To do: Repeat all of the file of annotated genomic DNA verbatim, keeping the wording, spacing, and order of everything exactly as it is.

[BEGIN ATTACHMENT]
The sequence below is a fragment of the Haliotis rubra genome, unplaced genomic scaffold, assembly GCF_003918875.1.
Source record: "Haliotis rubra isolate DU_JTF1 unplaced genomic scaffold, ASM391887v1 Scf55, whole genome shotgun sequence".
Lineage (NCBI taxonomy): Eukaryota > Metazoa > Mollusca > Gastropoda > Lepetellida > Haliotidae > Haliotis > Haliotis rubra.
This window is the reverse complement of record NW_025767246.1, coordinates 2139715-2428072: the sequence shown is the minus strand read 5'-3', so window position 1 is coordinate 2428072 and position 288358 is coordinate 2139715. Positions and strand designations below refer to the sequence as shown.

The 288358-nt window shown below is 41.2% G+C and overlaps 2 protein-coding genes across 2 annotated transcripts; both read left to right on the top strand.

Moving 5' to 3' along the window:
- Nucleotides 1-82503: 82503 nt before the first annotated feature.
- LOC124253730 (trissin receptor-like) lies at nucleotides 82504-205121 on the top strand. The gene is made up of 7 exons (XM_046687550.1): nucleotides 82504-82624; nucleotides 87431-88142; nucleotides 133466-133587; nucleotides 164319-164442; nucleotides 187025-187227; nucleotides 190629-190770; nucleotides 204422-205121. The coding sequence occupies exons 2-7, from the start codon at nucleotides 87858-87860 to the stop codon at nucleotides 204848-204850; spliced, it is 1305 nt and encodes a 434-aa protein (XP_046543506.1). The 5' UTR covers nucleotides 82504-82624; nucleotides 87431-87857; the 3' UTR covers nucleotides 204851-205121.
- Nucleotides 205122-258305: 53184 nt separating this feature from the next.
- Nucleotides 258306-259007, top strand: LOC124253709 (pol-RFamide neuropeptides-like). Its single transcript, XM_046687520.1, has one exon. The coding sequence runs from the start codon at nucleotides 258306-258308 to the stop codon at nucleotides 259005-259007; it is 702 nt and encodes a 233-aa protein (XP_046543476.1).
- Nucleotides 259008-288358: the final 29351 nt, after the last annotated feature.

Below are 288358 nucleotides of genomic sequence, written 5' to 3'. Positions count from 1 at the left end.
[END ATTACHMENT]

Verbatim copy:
The sequence below is a fragment of the Haliotis rubra genome, unplaced genomic scaffold, assembly GCF_003918875.1.
Source record: "Haliotis rubra isolate DU_JTF1 unplaced genomic scaffold, ASM391887v1 Scf55, whole genome shotgun sequence".
Lineage (NCBI taxonomy): Eukaryota > Metazoa > Mollusca > Gastropoda > Lepetellida > Haliotidae > Haliotis > Haliotis rubra.
This window is the reverse complement of record NW_025767246.1, coordinates 2139715-2428072: the sequence shown is the minus strand read 5'-3', so window position 1 is coordinate 2428072 and position 288358 is coordinate 2139715. Positions and strand designations below refer to the sequence as shown.

The 288358-nt window shown below is 41.2% G+C and overlaps 2 protein-coding genes across 2 annotated transcripts; both read left to right on the top strand.

Moving 5' to 3' along the window:
- Nucleotides 1-82503: 82503 nt before the first annotated feature.
- LOC124253730 (trissin receptor-like) lies at nucleotides 82504-205121 on the top strand. The gene is made up of 7 exons (XM_046687550.1): nucleotides 82504-82624; nucleotides 87431-88142; nucleotides 133466-133587; nucleotides 164319-164442; nucleotides 187025-187227; nucleotides 190629-190770; nucleotides 204422-205121. The coding sequence occupies exons 2-7, from the start codon at nucleotides 87858-87860 to the stop codon at nucleotides 204848-204850; spliced, it is 1305 nt and encodes a 434-aa protein (XP_046543506.1). The 5' UTR covers nucleotides 82504-82624; nucleotides 87431-87857; the 3' UTR covers nucleotides 204851-205121.
- Nucleotides 205122-258305: 53184 nt separating this feature from the next.
- Nucleotides 258306-259007, top strand: LOC124253709 (pol-RFamide neuropeptides-like). Its single transcript, XM_046687520.1, has one exon. The coding sequence runs from the start codon at nucleotides 258306-258308 to the stop codon at nucleotides 259005-259007; it is 702 nt and encodes a 233-aa protein (XP_046543476.1).
- Nucleotides 259008-288358: the final 29351 nt, after the last annotated feature.

Below are 288358 nucleotides of genomic sequence, written 5' to 3'. Positions count from 1 at the left end.